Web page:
10 Years Since Lehman Collapse: The Global Financial Crisis And All The Prime Minister’s Men
With the collapse of Lehman Brothers, the global economy and markets worldwide plunged into the worst crisis seen since the days of the Great Depression of 1929.
The crisis didn’t stem from emerging markets but it took them down with it. India was no exception. The economy was relatively insulated due to the dominance of domestic demand and macro-prudential measures put in place to stem risk-taking across the banking sector. Still, it found its markets plunge and economic growth took a knock.
We always knew that we were a little bit insulated, said Montek Singh Ahluwalia, former deputy chairman of the erstwhile Planning Commission.
“But if there was a credit squeeze around the world, we would be part of the world where the credit would be withdrawn from irrespective of our underlying credit worthiness. We were concerned that we need to do something,” Ahluwalia told BloombergQuint in an interview.
The Prime Minister at that time, Manmohan Singh, a former Reserve Bank of India governor and an economist himself, understood the gravity of the situation right from the start. Ahluwalia recalls that the Prime Minister called for a meeting soon after Lehman Brothers filed for bankruptcy, inviting the RBI governor, the Finance Minister and Ahluwalia. That became the core group that Singh relied on to judge the appropriate domestic response to the global crisis.
Generally, on macro-economic matters, you wouldn’t have a meeting chaired by the PM. That made it evident to everybody that it is unusual and different. After that, I think, the system worked the way it should.Montek Singh Ahluwalia, Former Deputy Chairman, Planning Commission
The burden of the immediate response was on the RBI. In the early days, the central bank moved in small steps but as the situation worsened, the government was in favour of a stronger response.
It’s not like the situation was master-minded from New Delhi, said Ahluwalia. “Once it was clear that liquidity had to be released, a number of steps were taken by the RBI in quick succession, and thereafter, that part of the management was left for RBI to do.”
Over time, it also became clear that economic stimulus would be required. Globally, there was a feeling that this could precipitate very severe recessionary trends and decided that India would need a stimulus too, Ahluwalia recalls. “We did go in for a fiscal stimulus. We also went for reversal of monetary stance,” said Ahluwalia.
The monetary stimulus came in the form of a cut in cash reserve ratio and the benchmark repo rate. The fiscal stimulus came through an across-the-board cut in the Central Value Added Tax by four percentage points, announced by the government in December. Additional government spending was also allocated for the infrastructure and export sectors.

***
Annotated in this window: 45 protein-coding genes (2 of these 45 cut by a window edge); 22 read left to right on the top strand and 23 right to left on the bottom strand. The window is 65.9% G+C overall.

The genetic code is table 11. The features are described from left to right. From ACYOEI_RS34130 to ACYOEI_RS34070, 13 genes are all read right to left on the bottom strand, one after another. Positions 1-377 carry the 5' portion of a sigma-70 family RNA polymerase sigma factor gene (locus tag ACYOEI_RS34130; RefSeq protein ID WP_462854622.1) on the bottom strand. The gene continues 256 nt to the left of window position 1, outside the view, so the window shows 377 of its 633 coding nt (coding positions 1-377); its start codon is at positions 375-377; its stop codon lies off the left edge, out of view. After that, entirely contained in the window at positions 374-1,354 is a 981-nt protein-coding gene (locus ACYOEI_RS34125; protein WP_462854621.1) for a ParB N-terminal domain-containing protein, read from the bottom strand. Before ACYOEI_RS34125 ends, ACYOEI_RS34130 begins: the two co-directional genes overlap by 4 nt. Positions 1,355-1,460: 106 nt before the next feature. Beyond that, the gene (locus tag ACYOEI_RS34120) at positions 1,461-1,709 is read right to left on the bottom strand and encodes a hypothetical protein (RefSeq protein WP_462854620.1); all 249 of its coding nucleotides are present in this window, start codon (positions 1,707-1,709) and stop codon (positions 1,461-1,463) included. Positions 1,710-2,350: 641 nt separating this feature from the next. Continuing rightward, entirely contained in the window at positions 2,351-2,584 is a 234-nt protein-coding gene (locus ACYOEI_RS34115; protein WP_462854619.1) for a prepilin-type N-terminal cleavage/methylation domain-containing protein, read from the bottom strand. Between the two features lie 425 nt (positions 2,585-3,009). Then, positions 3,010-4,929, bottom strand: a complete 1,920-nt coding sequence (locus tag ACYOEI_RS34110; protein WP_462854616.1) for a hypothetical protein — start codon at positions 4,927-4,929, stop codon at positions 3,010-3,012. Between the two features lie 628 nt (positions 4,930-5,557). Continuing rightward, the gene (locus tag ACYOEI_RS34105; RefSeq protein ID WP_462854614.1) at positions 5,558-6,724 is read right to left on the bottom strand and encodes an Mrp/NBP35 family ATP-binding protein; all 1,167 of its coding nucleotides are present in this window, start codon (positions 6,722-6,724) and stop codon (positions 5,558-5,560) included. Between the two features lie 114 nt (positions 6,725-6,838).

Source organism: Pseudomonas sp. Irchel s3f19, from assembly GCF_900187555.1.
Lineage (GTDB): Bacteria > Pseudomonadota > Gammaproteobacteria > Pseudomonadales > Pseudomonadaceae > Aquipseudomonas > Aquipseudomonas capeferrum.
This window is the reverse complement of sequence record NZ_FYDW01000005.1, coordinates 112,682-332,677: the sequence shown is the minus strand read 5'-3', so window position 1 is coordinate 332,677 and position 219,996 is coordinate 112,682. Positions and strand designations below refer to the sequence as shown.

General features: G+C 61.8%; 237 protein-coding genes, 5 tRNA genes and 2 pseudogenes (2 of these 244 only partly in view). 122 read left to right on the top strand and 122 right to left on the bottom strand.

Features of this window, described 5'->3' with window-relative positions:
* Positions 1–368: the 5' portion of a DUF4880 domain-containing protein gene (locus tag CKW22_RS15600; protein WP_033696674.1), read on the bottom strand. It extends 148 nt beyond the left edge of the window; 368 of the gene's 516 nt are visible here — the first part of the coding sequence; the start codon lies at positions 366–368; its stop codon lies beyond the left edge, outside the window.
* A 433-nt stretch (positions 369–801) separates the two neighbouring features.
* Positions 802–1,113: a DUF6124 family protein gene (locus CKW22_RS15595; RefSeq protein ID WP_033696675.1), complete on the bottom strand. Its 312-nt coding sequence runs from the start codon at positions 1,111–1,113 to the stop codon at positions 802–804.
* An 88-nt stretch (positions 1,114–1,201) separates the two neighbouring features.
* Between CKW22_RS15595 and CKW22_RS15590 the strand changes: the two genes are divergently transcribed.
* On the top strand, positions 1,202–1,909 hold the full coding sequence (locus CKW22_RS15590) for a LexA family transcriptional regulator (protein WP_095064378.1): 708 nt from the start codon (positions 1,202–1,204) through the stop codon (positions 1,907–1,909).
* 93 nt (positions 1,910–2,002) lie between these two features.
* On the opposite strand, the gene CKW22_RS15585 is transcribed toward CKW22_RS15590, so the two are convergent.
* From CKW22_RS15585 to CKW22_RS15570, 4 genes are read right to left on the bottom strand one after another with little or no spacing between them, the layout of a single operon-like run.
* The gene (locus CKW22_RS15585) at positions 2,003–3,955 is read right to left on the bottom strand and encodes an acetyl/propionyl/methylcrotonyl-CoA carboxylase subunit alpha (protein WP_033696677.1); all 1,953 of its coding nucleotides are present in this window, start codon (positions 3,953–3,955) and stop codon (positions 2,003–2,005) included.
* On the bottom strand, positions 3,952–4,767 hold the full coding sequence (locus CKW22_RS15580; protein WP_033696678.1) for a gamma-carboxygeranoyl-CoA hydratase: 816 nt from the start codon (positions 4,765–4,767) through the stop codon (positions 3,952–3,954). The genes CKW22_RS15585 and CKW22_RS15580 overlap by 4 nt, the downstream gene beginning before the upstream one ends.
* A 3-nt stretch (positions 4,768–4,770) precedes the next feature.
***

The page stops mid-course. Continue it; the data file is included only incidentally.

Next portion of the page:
The government also stepped in when rumors surrounding the health of ICICI Bank started to surface. There was a huge increase in the spreads of credit default swaps of one of the larger private banks, implying there was some doubt on the health of our financial system.
“We got the governor and government to give a clear signal that Indian financial institutions will not suffer,” Ahluwalia said.
The Fight For A Stronger Global Voice
In November 2008, a G20 meeting was scheduled in Washington to assess the global response to the financial crisis. Ahluwalia accompanied Singh at the ‘sherpa’ for the meetings.
Prime Minister Singh was also keen to make a push for a stronger voice for emerging markets on the global stage. In his statement to the G20, Singh cautioned that a slowdown in developing economies could push millions into poverty. He called for a coordinated fiscal response to limit the growth impact of the financial crisis and initiatives to counter the impact of a reversal of capital flows on emerging markets.
But Prime Minister Singh also wanted to initiate a discussion on the role and funding of International Monetary Fund and the representation of emerging economies in the fund.
We must also consider whether the IMF is adequately funded for the task it will face in managing this global crisis. Looking ahead we must plan for possible additional demands on the IMF if the global recession is pronounced. This suggests that we must activate a process for replenishing IMF resources.Former Prime Minister Manmohan Singh’s Statement On Nov .15, 2008.
“We felt that the IMF needed strengthening to create confidence in the system,” explained Ahluwalia. “The IMF didn’t have the resources needed to handle crises of this kind. So, a lot of our concern was focused on it.”
In December 2010, the Board of Governors of the IMF finally approved additional funding. The IMF’s resources were doubled to approximately SDR 477 billion. Quota reforms were also approved. The voting shares of emerging market and developing countries as a group rose by over 5 percentage points.
How does Ahluwalia feel about the events of 2008 a decade later?
“The world didn’t collapse and developed countries did limp back to some kind of normal,” he said while remembering that the prognosis at the time was far worse than the actual outcome has been.
But the global economy is not necessarily a safer place, he added.
It is not clear to me that the financial system is necessarily more robust. There was talk that the financial institutions have become too big to fail. There is no evidence as that have changed. If one is sufficiently critical, I will say that we managed to avoid the worst consequences of the crises, managed to get back in industrialized world but financial vulnerability still remains strong.Montek Singh Ahluwalia, Former Deputy Chairman, Planning Commission
Watch the interview here